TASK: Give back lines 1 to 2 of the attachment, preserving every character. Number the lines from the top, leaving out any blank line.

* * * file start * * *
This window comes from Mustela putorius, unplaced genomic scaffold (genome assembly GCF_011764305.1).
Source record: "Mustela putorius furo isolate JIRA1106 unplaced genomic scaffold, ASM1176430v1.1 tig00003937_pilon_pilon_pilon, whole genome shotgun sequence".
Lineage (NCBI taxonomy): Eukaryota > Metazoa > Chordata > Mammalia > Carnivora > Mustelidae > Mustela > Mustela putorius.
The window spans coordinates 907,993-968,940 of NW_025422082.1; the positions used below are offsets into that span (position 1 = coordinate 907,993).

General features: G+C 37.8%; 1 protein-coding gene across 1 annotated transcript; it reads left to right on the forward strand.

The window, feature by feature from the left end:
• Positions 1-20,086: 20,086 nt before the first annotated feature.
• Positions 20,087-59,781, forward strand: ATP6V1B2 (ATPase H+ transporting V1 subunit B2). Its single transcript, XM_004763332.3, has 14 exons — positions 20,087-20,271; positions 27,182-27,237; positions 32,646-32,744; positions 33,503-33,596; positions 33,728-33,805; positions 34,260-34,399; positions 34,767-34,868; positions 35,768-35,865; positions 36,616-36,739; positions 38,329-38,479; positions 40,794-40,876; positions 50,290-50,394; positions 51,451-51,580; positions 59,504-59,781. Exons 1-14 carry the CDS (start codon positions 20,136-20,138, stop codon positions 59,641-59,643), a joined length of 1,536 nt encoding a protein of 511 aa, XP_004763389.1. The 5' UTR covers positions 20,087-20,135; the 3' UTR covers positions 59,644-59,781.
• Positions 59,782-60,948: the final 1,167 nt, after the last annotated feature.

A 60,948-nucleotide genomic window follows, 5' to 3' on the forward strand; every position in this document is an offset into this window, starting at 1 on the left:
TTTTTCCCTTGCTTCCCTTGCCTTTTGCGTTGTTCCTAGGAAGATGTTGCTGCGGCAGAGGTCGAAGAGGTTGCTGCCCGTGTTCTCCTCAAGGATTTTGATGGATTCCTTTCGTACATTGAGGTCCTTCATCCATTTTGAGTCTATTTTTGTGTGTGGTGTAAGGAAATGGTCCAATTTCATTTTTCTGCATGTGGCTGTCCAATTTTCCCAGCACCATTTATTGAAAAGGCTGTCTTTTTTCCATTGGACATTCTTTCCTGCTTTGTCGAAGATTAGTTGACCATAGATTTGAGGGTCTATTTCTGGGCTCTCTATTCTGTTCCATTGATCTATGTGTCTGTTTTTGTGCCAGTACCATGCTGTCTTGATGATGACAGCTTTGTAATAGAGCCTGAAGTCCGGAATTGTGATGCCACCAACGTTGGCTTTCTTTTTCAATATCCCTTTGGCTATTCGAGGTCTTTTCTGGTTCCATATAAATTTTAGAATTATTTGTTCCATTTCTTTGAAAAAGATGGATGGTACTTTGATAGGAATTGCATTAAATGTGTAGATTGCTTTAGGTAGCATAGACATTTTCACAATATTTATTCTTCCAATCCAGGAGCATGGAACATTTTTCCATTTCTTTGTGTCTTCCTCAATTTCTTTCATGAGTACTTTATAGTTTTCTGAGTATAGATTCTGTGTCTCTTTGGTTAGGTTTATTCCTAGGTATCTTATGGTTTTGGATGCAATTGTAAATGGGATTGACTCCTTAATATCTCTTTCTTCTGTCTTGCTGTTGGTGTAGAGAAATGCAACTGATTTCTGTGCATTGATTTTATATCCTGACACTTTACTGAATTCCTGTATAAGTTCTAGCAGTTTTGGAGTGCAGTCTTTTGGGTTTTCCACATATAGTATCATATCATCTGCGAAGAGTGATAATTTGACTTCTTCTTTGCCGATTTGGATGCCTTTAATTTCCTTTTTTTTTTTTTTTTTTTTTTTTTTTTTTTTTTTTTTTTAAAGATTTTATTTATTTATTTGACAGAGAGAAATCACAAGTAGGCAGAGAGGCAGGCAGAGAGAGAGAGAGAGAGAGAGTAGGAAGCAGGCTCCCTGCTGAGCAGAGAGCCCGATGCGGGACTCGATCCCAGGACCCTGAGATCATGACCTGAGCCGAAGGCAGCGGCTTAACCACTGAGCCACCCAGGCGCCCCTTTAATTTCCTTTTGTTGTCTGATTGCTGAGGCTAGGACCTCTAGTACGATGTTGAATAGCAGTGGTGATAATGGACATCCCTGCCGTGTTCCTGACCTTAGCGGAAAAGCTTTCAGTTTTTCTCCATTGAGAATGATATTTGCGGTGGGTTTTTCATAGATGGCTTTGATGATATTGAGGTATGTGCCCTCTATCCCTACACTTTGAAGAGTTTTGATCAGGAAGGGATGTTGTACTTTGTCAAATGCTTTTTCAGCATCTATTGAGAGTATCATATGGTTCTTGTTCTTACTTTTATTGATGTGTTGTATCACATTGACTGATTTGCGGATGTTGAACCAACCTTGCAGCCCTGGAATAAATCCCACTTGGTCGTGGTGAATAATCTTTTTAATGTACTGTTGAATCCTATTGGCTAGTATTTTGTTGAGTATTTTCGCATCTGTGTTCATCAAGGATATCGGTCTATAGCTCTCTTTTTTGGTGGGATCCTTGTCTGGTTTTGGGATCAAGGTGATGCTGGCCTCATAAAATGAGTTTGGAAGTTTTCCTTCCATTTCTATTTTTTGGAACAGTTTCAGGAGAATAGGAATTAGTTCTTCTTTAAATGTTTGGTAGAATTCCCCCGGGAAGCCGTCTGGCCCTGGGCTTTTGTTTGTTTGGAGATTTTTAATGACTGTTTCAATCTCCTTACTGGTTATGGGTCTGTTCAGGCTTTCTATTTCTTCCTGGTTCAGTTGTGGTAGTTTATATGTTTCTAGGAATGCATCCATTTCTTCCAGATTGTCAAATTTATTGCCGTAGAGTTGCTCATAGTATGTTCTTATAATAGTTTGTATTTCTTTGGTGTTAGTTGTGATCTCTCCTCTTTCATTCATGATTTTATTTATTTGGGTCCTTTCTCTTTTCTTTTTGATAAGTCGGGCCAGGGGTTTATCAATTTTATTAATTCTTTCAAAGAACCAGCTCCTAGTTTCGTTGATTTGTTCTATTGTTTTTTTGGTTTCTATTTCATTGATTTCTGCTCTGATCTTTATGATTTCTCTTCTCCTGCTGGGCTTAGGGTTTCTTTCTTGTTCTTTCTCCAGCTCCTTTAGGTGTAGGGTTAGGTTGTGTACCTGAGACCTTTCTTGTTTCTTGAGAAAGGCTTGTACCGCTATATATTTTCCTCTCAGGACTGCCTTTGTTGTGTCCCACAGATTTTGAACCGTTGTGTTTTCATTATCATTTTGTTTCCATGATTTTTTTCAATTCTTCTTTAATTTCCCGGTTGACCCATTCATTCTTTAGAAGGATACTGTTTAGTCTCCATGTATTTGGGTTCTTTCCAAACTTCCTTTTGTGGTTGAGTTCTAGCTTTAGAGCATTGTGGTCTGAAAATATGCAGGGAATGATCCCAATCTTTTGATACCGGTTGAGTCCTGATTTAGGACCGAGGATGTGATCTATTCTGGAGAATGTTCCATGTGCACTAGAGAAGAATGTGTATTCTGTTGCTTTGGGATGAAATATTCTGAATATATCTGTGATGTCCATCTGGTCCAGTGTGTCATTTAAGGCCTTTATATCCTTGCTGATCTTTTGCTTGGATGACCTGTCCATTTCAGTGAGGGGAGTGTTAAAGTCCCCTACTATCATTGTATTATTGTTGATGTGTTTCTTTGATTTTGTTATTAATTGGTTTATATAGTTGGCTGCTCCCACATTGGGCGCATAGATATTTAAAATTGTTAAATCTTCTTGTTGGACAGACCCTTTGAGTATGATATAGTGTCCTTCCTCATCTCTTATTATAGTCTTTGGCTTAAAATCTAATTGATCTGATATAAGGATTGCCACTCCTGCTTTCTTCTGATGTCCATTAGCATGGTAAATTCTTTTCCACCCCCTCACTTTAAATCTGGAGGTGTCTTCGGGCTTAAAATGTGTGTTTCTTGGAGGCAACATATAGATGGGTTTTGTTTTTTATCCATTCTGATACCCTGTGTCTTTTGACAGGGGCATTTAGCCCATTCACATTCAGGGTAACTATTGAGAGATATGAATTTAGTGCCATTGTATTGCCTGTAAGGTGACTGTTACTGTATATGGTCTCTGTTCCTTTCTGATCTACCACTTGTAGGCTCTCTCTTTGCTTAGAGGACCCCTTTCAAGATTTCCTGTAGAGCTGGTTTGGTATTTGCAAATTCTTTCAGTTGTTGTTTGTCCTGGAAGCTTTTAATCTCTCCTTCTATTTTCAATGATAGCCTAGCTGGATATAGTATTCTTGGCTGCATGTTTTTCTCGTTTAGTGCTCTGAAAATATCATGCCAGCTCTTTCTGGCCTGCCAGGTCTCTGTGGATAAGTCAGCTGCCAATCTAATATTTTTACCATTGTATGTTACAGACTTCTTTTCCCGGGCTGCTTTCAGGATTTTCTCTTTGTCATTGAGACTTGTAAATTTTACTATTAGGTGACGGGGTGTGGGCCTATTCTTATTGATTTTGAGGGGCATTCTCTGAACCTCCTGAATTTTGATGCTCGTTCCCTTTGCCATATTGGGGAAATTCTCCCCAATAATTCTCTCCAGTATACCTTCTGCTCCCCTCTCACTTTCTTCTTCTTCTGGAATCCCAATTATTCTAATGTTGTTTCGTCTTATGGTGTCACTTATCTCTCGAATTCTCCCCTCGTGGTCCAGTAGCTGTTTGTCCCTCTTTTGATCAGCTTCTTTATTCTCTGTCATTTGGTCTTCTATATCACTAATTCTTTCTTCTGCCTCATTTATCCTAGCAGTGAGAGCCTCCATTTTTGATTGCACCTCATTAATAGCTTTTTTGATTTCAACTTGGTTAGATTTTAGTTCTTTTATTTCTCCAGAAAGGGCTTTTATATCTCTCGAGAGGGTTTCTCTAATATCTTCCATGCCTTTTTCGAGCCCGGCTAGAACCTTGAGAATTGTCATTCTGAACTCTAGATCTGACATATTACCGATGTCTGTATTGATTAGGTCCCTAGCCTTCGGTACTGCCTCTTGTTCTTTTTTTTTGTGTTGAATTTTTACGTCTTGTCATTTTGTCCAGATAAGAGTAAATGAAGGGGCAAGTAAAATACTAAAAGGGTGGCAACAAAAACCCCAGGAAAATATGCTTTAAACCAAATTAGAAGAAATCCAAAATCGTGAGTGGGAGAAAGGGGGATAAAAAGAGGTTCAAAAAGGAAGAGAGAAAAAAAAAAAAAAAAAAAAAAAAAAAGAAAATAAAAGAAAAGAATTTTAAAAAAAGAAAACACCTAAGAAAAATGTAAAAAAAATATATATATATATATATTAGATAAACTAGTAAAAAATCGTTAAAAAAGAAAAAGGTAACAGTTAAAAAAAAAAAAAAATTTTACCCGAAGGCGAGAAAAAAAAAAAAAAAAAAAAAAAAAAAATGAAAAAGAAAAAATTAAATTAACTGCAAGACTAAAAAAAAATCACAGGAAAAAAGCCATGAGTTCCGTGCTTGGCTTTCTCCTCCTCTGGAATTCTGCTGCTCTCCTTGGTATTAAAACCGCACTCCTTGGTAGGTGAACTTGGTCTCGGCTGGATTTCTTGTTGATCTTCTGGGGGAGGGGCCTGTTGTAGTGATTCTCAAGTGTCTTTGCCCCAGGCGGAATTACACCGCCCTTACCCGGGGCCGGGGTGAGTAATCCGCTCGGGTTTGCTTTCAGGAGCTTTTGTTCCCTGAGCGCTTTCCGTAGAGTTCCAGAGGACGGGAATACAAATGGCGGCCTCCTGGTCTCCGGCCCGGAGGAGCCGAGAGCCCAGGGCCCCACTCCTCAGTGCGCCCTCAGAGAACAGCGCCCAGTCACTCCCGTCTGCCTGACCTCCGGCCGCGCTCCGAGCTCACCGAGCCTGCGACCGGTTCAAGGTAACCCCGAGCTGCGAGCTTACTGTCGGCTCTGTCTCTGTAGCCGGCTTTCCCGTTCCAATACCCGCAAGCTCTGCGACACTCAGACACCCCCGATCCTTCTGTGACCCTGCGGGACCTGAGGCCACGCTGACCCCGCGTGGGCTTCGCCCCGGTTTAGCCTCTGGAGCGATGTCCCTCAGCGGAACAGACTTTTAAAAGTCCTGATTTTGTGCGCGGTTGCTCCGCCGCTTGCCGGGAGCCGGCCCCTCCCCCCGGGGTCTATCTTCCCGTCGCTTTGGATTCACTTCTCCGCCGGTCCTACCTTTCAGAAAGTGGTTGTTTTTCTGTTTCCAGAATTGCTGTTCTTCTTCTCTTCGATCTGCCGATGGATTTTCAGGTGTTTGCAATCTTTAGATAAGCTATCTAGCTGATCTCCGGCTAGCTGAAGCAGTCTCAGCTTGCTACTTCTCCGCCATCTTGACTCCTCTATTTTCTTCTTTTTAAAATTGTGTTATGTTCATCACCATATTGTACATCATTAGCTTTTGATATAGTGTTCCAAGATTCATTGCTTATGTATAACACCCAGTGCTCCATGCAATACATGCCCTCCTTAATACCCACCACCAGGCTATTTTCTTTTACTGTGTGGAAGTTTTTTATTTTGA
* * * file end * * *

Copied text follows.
This window comes from Mustela putorius, unplaced genomic scaffold (genome assembly GCF_011764305.1).
Source record: "Mustela putorius furo isolate JIRA1106 unplaced genomic scaffold, ASM1176430v1.1 tig00003937_pilon_pilon_pilon, whole genome shotgun sequence".